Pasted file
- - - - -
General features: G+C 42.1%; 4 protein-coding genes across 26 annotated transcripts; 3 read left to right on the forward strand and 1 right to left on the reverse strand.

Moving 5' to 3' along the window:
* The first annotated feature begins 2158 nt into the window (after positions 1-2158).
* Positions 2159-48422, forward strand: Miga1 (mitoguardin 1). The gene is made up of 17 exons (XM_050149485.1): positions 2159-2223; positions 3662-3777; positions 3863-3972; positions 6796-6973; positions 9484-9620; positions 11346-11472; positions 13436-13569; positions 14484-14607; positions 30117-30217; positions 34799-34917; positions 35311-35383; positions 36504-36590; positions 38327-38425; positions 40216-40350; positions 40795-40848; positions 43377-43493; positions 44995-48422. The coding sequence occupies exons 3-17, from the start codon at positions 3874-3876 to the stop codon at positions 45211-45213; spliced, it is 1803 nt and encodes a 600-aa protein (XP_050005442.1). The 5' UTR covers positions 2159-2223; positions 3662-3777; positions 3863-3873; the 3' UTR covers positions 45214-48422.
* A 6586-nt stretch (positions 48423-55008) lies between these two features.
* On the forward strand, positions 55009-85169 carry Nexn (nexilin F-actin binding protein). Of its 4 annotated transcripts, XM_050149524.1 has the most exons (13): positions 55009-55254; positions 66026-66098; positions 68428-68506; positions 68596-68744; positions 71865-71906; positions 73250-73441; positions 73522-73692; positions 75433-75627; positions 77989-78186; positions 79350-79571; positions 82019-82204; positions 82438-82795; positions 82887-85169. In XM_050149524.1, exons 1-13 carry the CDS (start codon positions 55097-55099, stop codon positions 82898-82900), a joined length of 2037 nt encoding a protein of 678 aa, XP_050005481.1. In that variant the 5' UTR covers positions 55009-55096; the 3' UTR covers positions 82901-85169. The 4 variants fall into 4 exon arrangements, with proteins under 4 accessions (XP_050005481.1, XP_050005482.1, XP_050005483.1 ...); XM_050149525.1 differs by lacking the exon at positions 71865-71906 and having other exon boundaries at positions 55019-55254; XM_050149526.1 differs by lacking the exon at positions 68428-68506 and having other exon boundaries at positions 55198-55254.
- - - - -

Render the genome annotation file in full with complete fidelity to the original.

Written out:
General features: G+C 42.1%; 4 protein-coding genes across 26 annotated transcripts; 3 read left to right on the forward strand and 1 right to left on the reverse strand.

Moving 5' to 3' along the window:
* The first annotated feature begins 2158 nt into the window (after positions 1-2158).
* Positions 2159-48422, forward strand: Miga1 (mitoguardin 1). The gene is made up of 17 exons (XM_050149485.1): positions 2159-2223; positions 3662-3777; positions 3863-3972; positions 6796-6973; positions 9484-9620; positions 11346-11472; positions 13436-13569; positions 14484-14607; positions 30117-30217; positions 34799-34917; positions 35311-35383; positions 36504-36590; positions 38327-38425; positions 40216-40350; positions 40795-40848; positions 43377-43493; positions 44995-48422. The coding sequence occupies exons 3-17, from the start codon at positions 3874-3876 to the stop codon at positions 45211-45213; spliced, it is 1803 nt and encodes a 600-aa protein (XP_050005442.1). The 5' UTR covers positions 2159-2223; positions 3662-3777; positions 3863-3873; the 3' UTR covers positions 45214-48422.
* A 6586-nt stretch (positions 48423-55008) lies between these two features.
* On the forward strand, positions 55009-85169 carry Nexn (nexilin F-actin binding protein). Of its 4 annotated transcripts, XM_050149524.1 has the most exons (13): positions 55009-55254; positions 66026-66098; positions 68428-68506; positions 68596-68744; positions 71865-71906; positions 73250-73441; positions 73522-73692; positions 75433-75627; positions 77989-78186; positions 79350-79571; positions 82019-82204; positions 82438-82795; positions 82887-85169. In XM_050149524.1, exons 1-13 carry the CDS (start codon positions 55097-55099, stop codon positions 82898-82900), a joined length of 2037 nt encoding a protein of 678 aa, XP_050005481.1. In that variant the 5' UTR covers positions 55009-55096; the 3' UTR covers positions 82901-85169. The 4 variants fall into 4 exon arrangements, with proteins under 4 accessions (XP_050005481.1, XP_050005482.1, XP_050005483.1 ...); XM_050149525.1 differs by lacking the exon at positions 71865-71906 and having other exon boundaries at positions 55019-55254; XM_050149526.1 differs by lacking the exon at positions 68428-68506 and having other exon boundaries at positions 55198-55254.